March 1, 2012 / 3:51 AM / 6 years ago

French coast flies British flag for boost

WIMILLE, France (Reuters) - While the rest of France wailed in disappointment at losing the 2012 Olympic Games to Britain, the councillor in charge of port towns like Calais on the English Channel let out a cheer.

A self-confessed Anglophile, with Winston Churchill memorabilia littering his office, Dominique Dupilet got to work at once, renovating and building sports centres as he saw the chance to take his slice of the Olympic terrain.

Seven years and 115 million euros ($153.84 million) of investment later, he has 24 teams from nations as far-ranging as Pakistan and Senegal signed up to train here in 2012, and expects thousands of tourists to stay in the area and take the Eurostar in to the Games.

“In the minutes that followed London’s selection we hoisted the British flag,” Dupilet, council chief for the department of Pas-de-Calais, told Reuters.

“For the duration of the Olympic Games, we’re going to be a suburb of London,” he said.

Nine sports facilities have been extended and renovated in the area since 2005, and three built from scratch, including an 8.4 billion euro ($11.24 billion) gymnastics base in Arques, the biggest in Europe and one of the best in the world.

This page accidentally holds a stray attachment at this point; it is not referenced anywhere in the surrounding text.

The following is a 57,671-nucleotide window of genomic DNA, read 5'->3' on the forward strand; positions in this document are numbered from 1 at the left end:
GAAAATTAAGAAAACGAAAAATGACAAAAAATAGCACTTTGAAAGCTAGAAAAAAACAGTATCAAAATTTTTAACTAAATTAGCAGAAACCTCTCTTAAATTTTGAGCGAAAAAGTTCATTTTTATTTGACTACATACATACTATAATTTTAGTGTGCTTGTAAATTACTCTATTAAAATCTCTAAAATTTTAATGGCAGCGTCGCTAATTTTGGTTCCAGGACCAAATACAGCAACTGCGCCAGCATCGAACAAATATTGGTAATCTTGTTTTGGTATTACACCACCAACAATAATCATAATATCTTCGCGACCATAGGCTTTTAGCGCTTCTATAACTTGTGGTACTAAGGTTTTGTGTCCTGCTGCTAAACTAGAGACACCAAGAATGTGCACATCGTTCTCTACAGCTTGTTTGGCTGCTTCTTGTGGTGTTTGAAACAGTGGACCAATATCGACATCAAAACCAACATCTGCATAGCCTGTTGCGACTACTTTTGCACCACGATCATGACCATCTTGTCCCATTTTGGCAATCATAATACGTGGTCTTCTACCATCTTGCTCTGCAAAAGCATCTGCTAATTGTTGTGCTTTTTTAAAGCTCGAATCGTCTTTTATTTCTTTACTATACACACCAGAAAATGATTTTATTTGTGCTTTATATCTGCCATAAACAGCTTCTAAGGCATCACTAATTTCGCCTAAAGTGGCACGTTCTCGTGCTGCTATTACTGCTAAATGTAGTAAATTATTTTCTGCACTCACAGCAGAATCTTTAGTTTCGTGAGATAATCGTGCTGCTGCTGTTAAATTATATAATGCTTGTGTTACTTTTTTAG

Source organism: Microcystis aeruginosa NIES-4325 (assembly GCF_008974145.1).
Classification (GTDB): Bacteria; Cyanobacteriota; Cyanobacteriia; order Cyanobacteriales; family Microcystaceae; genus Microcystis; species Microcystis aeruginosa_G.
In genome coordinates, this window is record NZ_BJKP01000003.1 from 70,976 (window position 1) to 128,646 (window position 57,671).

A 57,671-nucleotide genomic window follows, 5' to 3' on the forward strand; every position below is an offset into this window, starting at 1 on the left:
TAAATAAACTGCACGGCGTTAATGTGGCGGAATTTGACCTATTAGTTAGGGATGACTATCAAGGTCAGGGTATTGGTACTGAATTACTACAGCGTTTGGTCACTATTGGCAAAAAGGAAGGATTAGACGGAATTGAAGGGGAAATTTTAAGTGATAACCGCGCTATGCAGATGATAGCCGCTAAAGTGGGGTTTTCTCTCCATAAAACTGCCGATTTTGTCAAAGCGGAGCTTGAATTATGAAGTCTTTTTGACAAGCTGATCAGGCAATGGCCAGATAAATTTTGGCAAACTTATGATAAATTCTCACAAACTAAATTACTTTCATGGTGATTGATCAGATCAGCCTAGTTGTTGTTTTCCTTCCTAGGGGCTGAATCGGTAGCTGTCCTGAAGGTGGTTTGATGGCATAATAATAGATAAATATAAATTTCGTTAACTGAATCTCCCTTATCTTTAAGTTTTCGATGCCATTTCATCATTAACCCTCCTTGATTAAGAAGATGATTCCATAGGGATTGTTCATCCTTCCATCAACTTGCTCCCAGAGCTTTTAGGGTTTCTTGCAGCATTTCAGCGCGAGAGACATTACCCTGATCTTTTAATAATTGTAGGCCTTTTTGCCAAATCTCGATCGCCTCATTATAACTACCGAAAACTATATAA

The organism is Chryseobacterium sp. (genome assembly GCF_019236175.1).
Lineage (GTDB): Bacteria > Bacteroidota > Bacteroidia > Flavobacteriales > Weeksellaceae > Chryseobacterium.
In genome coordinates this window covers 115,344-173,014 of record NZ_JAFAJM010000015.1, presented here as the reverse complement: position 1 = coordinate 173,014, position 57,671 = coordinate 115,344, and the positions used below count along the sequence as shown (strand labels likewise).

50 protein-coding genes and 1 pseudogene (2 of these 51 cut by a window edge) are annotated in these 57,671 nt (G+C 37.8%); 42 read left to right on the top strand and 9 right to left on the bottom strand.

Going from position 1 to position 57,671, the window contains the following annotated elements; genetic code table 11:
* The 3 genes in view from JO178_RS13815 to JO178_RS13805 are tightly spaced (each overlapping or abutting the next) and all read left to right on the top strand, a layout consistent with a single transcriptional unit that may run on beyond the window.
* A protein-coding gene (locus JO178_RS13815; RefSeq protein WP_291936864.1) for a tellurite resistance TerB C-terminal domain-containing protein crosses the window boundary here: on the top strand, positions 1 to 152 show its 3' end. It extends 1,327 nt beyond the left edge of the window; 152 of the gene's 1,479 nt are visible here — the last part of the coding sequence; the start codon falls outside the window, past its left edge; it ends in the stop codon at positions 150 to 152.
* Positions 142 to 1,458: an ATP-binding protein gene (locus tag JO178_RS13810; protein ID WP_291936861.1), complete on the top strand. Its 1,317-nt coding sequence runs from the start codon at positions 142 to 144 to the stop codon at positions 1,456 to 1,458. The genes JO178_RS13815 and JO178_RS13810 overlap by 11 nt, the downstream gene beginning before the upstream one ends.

The council is also working with tour operators and creating a website to attract tourists, and will be organising cultural events, dances and shows every evening throughout the Games to keep holidaymakers happy.

The start of the 100-day countdown to London 2012 on April 18 will be marked with a torch-lit march onto the cliffs near Calais and a laser show visible from the nearby shores of Kent in England, a mere 34 kilometres (21 miles) away.

“It’s easier to get to the Olympics from here than from Birmingham or even from the suburbs of London,” said Dupilet.

What better way to enjoy the fun than to head away from London, he said, and sample the cultural and gastronomic delights of northern France? Among them Vieux Boulogne, voted the world’s smelliest cheese in 2004 by British scientists.


In the seaport of Boulogne-sur-Mer, the old canoeing and kayak centre has been replaced with a gleaming new building, jutting out onto the river Liane like the bow of a ship. The smell of fresh paint greets visitors as they enter, and tens of thousands of euros of high-tech training gear stand at the ready in the newly-renovated gym.

Through the windows though, in sharp contrast, row upon row of shabby, concrete council blocks crowd the skyline, testament to the economic motive behind Pas-de-Calais’s Olympic bid.

Cities fight tooth and nail each year for the Olympic Games, which drive billions of dollars of investment in infrastructure and can mean a huge boost to tourism revenues.

And in a region sapped of its once-thriving textile, coal and ship-building industries, left struggling with above-average unemployment of 12.5 percent, officials could not pass up the chance of a much-needed economic fillip.

“There’s no rivalry behind this at all. We needed to do this and to surf on the wave of the Olympic Games was the perfect time,” said British-born Diana Hounslow, head of the Pas-de-Calais tourism board.